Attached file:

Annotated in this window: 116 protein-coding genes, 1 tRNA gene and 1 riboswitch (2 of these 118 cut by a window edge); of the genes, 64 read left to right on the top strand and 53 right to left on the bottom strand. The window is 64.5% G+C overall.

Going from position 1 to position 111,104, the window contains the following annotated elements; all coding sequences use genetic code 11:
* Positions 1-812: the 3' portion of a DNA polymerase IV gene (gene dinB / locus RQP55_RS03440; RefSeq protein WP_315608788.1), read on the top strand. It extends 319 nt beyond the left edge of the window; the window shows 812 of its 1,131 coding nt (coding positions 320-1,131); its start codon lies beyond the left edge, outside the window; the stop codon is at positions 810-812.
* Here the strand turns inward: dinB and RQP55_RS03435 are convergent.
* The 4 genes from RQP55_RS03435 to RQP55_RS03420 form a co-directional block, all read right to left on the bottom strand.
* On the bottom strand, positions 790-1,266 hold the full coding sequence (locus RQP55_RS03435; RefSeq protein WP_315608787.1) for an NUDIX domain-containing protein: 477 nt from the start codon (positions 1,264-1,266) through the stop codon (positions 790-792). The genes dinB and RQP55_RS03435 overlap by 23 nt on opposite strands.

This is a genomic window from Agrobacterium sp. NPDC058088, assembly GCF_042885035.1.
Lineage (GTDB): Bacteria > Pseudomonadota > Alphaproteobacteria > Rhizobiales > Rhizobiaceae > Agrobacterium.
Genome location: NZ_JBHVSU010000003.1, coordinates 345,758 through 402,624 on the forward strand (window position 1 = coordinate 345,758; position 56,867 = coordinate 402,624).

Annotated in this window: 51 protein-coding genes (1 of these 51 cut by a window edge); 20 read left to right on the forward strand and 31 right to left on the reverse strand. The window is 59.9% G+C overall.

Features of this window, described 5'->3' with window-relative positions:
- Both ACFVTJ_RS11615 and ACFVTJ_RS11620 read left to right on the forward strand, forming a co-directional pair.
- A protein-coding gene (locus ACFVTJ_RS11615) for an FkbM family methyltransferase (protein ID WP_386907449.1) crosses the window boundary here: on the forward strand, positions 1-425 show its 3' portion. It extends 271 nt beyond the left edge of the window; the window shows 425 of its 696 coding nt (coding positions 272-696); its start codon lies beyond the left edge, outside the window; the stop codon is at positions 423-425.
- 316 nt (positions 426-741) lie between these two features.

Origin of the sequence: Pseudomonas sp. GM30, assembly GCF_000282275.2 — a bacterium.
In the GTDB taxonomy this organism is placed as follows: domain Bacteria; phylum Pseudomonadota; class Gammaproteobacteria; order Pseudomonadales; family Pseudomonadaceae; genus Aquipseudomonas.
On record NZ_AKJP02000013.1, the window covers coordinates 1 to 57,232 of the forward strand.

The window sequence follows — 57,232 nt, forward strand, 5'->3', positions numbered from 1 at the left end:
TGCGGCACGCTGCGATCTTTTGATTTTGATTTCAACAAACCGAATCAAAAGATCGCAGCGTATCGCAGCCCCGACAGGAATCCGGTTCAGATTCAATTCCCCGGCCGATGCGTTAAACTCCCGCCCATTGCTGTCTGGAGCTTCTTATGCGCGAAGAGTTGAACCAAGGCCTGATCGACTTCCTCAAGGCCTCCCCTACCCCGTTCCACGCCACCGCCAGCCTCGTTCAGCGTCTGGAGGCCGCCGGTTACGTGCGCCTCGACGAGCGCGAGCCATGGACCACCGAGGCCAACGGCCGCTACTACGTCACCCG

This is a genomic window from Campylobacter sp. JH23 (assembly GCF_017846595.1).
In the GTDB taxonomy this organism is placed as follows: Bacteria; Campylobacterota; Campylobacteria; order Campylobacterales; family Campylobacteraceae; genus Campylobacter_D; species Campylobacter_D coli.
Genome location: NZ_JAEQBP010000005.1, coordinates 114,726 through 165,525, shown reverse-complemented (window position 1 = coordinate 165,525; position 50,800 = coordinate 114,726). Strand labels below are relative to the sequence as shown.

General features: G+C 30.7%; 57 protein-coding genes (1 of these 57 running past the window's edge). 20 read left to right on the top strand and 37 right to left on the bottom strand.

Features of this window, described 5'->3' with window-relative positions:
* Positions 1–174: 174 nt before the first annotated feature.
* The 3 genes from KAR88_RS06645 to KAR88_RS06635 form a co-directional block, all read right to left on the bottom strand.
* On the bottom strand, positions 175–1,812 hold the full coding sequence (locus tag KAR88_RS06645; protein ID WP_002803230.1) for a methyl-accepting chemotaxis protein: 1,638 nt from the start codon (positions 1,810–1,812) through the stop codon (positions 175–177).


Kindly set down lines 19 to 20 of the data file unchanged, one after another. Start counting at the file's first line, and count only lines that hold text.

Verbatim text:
TGCGGCACGCTGCGATCTTTTGATTTTGATTTCAACAAACCGAATCAAAAGATCGCAGCGTATCGCAGCCCCGACAGGAATCCGGTTCAGATTCAATTCCCCGGCCGATGCGTTAAACTCCCGCCCATTGCTGTCTGGAGCTTCTTATGCGCGAAGAGTTGAACCAAGGCCTGATCGACTTCCTCAAGGCCTCCCCTACCCCGTTCCACGCCACCGCCAGCCTCGTTCAGCGTCTGGAGGCCGCCGGTTACGTGCGCCTCGACGAGCGCGAGCCATGGACCACCGAGGCCAACGGCCGCTACTACGTCACCCG

This is a genomic window from Campylobacter sp. JH23 (assembly GCF_017846595.1).